By Dalyn Luedtke, Assistant Professor of English

October 4, 2016

On May 4, Kate Donley, adjunct professor of English, and Dalyn Luedtke, assistant professor of English, hosted the EN 204 First Annual Game Night in the North and South Instruction Rooms of the Kreitzberg Library. For two hours, about 90 students from six sections of Professional and Technical Writing ran between rooms playing student-created games. The level of activity and excitement generated a lot of buzz on the mezzanine with even non-EN 204 students joining the fun.

It was, perhaps, an unusual end to a class that often focuses on traditional professional documents such as résumés, cover letters, memos, and reports. For the EN 204 final project, however, Professors Donley and Luedtke decided they wanted to develop a unique project that brings together the main themes of the course: collaboration, rhetorical analysis, design, and writing. Professor Donley emphasized the importance of such an approach saying, “It’s important for students to go beyond memorizing formats and adhering to writing formulas in professional writing contexts. They need to be able to address the expectations of their audience—whether they be colleagues, employers, or the public—and effectively assess what tools and genres best enable them to do so with clarity.”

Together, they developed the game unit, during which students pitched, designed, fabricated, packaged, and evaluated an original game. Within the context of the game unit, students were then asked to perfect more advanced technical writing skills like project management, beta tests, instructions, and usability reports. The culminating event of the unit was a game night whereby each group played at least two different games and observed another group playing their own game. The goal of these observations was to collect data about the effectiveness of their game design for the final user-experience memo.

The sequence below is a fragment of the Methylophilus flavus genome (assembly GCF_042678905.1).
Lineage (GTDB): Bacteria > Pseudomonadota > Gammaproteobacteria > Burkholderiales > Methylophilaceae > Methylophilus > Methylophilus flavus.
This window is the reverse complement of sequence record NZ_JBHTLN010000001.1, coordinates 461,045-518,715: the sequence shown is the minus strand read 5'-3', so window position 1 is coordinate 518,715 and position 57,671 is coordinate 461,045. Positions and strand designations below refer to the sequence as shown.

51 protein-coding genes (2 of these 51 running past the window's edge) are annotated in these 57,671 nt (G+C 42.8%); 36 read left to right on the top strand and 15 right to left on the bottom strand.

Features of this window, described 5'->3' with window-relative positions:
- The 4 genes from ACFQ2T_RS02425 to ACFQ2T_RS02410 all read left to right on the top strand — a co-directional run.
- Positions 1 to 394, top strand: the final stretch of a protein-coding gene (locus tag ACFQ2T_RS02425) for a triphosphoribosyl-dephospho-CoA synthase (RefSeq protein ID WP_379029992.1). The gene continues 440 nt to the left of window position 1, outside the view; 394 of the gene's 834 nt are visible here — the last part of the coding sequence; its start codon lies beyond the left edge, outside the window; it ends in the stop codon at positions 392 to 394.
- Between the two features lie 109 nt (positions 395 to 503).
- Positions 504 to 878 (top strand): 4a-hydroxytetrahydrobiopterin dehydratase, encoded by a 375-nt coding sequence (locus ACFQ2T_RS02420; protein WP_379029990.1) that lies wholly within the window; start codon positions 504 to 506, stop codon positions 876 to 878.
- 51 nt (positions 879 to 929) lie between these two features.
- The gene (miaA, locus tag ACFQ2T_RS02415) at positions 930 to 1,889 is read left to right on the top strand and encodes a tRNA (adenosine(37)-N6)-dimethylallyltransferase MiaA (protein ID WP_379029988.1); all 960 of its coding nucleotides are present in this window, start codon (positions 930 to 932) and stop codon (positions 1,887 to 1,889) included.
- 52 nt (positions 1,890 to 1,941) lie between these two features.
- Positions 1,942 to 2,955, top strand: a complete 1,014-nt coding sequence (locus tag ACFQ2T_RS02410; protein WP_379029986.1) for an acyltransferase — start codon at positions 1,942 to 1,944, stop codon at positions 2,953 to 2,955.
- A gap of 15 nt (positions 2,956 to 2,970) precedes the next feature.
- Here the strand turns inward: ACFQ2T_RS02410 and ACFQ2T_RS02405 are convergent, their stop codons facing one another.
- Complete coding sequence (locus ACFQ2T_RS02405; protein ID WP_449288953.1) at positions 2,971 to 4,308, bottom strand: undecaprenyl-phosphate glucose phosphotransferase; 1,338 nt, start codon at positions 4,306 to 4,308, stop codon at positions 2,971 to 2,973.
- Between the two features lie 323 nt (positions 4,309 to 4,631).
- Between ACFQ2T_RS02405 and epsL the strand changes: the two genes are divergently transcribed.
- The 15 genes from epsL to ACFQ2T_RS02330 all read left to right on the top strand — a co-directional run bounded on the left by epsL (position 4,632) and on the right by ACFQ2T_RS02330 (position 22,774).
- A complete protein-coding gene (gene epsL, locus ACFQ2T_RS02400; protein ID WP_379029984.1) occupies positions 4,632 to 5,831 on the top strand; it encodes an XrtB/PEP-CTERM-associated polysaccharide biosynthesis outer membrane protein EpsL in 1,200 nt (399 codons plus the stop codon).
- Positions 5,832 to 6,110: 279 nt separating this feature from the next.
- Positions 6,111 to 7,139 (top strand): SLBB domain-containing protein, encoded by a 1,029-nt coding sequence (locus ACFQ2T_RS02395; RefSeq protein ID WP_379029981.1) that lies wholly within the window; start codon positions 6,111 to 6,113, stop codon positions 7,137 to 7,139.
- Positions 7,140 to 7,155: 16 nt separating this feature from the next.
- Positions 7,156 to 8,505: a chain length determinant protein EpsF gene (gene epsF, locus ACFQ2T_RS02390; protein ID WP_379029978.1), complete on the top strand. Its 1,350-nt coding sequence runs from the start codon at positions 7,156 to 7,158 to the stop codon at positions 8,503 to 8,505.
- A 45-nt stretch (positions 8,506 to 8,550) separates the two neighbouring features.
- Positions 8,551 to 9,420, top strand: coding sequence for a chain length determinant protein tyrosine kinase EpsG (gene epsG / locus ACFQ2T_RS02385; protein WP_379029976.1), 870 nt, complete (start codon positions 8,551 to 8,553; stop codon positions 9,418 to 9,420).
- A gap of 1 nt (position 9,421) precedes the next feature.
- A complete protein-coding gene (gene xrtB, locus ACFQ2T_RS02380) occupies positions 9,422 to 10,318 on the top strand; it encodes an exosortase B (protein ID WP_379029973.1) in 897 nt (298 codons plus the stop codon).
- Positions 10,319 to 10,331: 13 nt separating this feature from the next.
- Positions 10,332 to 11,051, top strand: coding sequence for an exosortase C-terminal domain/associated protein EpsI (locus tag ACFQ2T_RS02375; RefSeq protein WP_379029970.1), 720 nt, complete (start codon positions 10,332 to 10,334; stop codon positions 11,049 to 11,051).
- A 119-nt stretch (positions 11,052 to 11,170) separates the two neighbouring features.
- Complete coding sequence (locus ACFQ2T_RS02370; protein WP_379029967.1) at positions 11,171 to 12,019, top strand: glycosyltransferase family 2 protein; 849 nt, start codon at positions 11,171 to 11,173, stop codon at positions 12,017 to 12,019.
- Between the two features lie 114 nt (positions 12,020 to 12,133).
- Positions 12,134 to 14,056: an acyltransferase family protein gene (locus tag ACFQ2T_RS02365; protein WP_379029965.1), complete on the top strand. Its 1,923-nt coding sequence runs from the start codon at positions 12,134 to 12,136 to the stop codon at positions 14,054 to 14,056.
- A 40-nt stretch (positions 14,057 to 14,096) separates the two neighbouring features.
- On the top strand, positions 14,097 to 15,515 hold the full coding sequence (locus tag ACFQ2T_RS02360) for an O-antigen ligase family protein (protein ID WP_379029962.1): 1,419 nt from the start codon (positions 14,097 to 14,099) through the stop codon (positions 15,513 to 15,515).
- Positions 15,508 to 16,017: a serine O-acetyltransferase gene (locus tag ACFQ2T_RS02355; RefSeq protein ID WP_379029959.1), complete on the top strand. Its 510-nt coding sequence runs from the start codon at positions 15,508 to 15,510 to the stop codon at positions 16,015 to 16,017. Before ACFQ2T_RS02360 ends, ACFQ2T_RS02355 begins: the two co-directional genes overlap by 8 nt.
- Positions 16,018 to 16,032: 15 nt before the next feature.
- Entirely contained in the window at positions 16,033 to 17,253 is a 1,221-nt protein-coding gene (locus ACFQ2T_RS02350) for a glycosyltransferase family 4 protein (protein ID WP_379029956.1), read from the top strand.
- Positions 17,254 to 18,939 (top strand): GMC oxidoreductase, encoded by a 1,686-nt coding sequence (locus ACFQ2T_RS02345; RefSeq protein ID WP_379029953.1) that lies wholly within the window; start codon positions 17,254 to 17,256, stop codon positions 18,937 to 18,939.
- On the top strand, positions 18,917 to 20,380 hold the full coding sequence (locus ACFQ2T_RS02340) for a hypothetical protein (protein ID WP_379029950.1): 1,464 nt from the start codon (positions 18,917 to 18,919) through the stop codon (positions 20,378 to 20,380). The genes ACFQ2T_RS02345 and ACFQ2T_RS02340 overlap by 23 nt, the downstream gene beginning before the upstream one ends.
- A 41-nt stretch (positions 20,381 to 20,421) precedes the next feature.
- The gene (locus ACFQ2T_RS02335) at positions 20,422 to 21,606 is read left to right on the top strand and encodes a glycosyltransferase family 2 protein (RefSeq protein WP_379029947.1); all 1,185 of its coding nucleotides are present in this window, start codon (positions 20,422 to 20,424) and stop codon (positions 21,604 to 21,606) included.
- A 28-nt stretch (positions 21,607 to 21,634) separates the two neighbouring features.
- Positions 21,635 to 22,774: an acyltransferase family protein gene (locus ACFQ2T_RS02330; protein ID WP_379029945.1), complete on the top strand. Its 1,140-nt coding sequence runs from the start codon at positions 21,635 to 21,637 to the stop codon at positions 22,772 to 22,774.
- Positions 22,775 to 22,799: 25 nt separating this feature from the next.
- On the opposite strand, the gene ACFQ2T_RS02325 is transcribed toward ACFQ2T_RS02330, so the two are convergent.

The groups took diverse approaches to game development, producing a number of Norwich-themed games, trivia games (popular culture, cooking, etymology, and history), a role-playing card game, and even a board game that included tiny replicas of common gym-class activities. Judging by the laughter and animated discussion, students seemed to enjoy testing each other’s games. Spencer Duhamel ’18, the only English major in the course, said, “There was such a feeling of gratification after a group successfully played our game without our intervention. Overall, the project was a great success and opened my eyes to my niche in professional writing.” Given the enthusiastic responses of the students and the positive effect on course outcomes, game night is sure to become an annual tradition.

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